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Even though there are no volcanoes on the Olympic Peninsula, you can find lots of volcanic rocks on the beaches. This bizarre circumstance might have to do with how the ancient island transformed Washington state.

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Hosted by: Stefan Chin, Alexis Dahl

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Their all new 2020 Subaru Outback helped us stay safe and warm during filming. [♪INTRO].

Stefan: Welcome back to our road trip! We're in the middle of a three-part series about the geology of Olympic National Park.

Alexis: Last week, we talked about the Mt. Olympus, the tallest mountain on Washington's Olympic Peninsula. But now, let's switch gears and talk about one of my favorite stories here: the story of an ancient island called Siletzia.

Stefan: Oh right, let's go!

Alexis: So, here's a question for you. There are no volcanoes on the Olympic Peninsula, but there is a ton of basalt, which is a type of volcanic rock. So, how did it get here? Well, it wasn't the Cascades off to the east.

Instead, scientists believe it got there because about 50 million years ago, a volcanic island called Siletzia collided with North. America.

Stefan: The story goes like this. More than 50 million years ago, in the northeast Pacific Ocean, an island made primarily of volcanic rock appeared. Today, geologists call it Siletzia. Siletzia was attached to an oceanic tectonic plate.

And over time, that plate moved — as they tend to do. Specifically, this one went east and was slowly traveling underneath the North American tectonic plate.

Alexis: Or subducting, if you watched our Mt. Olympus episode. As the tectonic plate moved, Siletzia moved along with it. And eventually, about 50 million years ago, Siletzia ran up against North America.

In other scenarios, this might have actually been the end of the story. Siletzia might have just disappeared under the North American plate, melted, and never been heard from again. Which happens.

Stefan: But! Recent studies suggest that Siletzia was too hot and buoyant for it to subduct. So instead, it accreted onto North America — meaning that it got stuck to the side of the tectonic plate and eventually spread throughout the landscape.

Alexis: That's why the Olympic Peninsula and the. Pacific Northwest have a bunch of volcanic basalt! Not because of a bunch of volcanoes, but because of an ancient, traveling, volcanic island!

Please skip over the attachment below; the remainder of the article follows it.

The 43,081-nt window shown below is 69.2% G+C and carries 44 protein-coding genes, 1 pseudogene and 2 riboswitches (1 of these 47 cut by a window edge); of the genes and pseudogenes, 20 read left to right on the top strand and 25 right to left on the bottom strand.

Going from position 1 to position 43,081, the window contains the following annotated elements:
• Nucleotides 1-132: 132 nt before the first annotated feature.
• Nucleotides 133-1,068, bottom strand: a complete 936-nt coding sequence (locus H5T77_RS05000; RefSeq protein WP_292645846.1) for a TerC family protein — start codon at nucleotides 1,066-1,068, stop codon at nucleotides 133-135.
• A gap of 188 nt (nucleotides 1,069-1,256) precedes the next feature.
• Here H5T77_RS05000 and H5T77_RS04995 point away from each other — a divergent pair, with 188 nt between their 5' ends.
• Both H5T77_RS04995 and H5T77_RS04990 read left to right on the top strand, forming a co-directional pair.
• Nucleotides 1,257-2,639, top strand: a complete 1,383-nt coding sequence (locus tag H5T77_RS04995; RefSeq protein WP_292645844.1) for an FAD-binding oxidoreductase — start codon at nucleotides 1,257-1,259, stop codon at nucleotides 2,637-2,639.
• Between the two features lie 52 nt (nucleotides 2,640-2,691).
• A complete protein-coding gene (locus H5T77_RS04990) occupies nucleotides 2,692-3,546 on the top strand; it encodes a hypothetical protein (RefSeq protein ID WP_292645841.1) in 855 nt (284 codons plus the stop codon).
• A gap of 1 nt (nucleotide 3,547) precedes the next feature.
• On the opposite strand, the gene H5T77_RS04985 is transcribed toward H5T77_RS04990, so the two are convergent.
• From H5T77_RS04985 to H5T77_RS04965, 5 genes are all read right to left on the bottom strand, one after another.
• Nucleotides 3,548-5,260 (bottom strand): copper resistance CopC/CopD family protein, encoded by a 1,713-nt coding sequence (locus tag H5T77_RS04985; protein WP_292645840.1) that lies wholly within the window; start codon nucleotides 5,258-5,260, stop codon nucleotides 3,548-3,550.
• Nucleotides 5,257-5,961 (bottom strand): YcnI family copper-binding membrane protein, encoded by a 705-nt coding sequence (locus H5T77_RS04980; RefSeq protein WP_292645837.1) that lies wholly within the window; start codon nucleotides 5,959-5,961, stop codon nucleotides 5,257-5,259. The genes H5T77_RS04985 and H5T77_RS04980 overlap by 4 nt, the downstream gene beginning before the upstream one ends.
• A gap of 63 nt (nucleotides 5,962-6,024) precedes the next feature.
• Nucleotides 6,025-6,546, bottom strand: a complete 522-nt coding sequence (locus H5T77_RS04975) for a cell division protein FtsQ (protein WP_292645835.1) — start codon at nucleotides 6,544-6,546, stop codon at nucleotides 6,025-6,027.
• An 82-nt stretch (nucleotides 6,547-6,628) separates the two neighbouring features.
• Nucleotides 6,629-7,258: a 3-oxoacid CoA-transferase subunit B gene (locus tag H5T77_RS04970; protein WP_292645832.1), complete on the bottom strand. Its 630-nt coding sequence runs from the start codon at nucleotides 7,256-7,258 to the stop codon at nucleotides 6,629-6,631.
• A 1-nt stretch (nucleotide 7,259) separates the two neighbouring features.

Stefan: Geologists have figured most of this out by studying the rocks around here and by using models, like one published in 2014 that used a bunch of data from rocks in Washington and Oregon.

Alexis: And you can see evidence of this all over the place.

Alexis: The Siletzia basalt stretches from Oregon to British Columbia, and it varies from 10 to 32 kilometers thick. If you know what to look for and have a good map, you can see it for yourself on certain hiking trails or other rock outcroppings around here.

Stefan: So this is all so really cool, especially if you know the story behind what you're looking at. But there's one question we haven't answered yet: Where did Siletzia come from? How did that island get there in the first place?

Alexis: Stefan, I am very glad you asked! Because that is one of my favorite parts of this story! Okay, so tectonic plates are moving all the time. Which means that 50 million years ago the North American plate and the oceanic plate that contains Siletzia were on the same place on the globe as they are today.

They were actually much farther east.

Stefan: Okay, okay.

Alexis: So, about 50 million years ago… off the west coast of what's now Washington… was the Yellowstone hotspot.

Stefan: Wait, Yellowstone as in “Yellowstone National. Park?”, like no where near Washington!

Alexis: Yes! 50 million years ago, the same hotspot that powers all of the cool thermal features at Yellowstone National Park was most likely located under the eastern Pacific Ocean. And over time, it released a bunch of volcanic material that became the Siletzia basalt.

Stefan: That is wild!

Alexis: Admittedly, this is somewhat up for debate because it's pretty hard to prove, and there are other hypotheses. But there's a lot of good evidence for this. And it's just mind-blowing to think about.

Stefan: So, the story of Siletzia is super cool, because if you didn't know the story behind it… well, you could just look at a bunch of basalt and not think twice about it. But if you do know what you're looking at, it's seriously amazing.

Alexis: And there are more stories like that out here too, too! So, before we head home, let's make one more stop.

Stefan: Before we wrap up, though, we'd like to say thanks to Subaru for making this road trip adventure possible!

Alexis: When we filmed this series, it was the beginning of January, and we got a chance to take advantage of the Outback's all-wheel drive, ground clearance, and — of course — the heated seats and steering wheel.

Stefan: We are so glad we had heated seats.

Alexis: Seriously. After a cold day of filming, it was very nice to get into a warm car.

Stefan: If you want to learn more about the 2020 Subaru. Outback, you can check out the link in the description. [♪OUTRO].